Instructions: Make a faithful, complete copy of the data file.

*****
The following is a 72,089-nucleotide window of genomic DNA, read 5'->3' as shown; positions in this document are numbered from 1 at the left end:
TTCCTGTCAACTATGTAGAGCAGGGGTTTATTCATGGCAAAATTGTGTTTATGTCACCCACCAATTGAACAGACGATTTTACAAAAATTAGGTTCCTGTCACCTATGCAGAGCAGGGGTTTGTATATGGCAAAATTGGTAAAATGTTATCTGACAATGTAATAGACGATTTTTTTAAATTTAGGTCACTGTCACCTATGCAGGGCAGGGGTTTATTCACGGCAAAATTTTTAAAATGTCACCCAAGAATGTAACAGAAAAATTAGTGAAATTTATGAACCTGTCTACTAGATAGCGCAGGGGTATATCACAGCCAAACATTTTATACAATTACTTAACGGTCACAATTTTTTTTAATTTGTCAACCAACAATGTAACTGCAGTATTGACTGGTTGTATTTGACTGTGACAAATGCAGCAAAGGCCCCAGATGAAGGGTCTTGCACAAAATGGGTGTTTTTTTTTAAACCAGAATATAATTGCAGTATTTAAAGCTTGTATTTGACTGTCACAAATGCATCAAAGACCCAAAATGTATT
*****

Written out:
The following is a 72,089-nucleotide window of genomic DNA, read 5'->3' as shown; positions in this document are numbered from 1 at the left end:
TTCCTGTCAACTATGTAGAGCAGGGGTTTATTCATGGCAAAATTGTGTTTATGTCACCCACCAATTGAACAGACGATTTTACAAAAATTAGGTTCCTGTCACCTATGCAGAGCAGGGGTTTGTATATGGCAAAATTGGTAAAATGTTATCTGACAATGTAATAGACGATTTTTTTAAATTTAGGTCACTGTCACCTATGCAGGGCAGGGGTTTATTCACGGCAAAATTTTTAAAATGTCACCCAAGAATGTAACAGAAAAATTAGTGAAATTTATGAACCTGTCTACTAGATAGCGCAGGGGTATATCACAGCCAAACATTTTATACAATTACTTAACGGTCACAATTTTTTTTAATTTGTCAACCAACAATGTAACTGCAGTATTGACTGGTTGTATTTGACTGTGACAAATGCAGCAAAGGCCCCAGATGAAGGGTCTTGCACAAAATGGGTGTTTTTTTTTAAACCAGAATATAATTGCAGTATTTAAAGCTTGTATTTGACTGTCACAAATGCATCAAAGACCCAAAATGTATT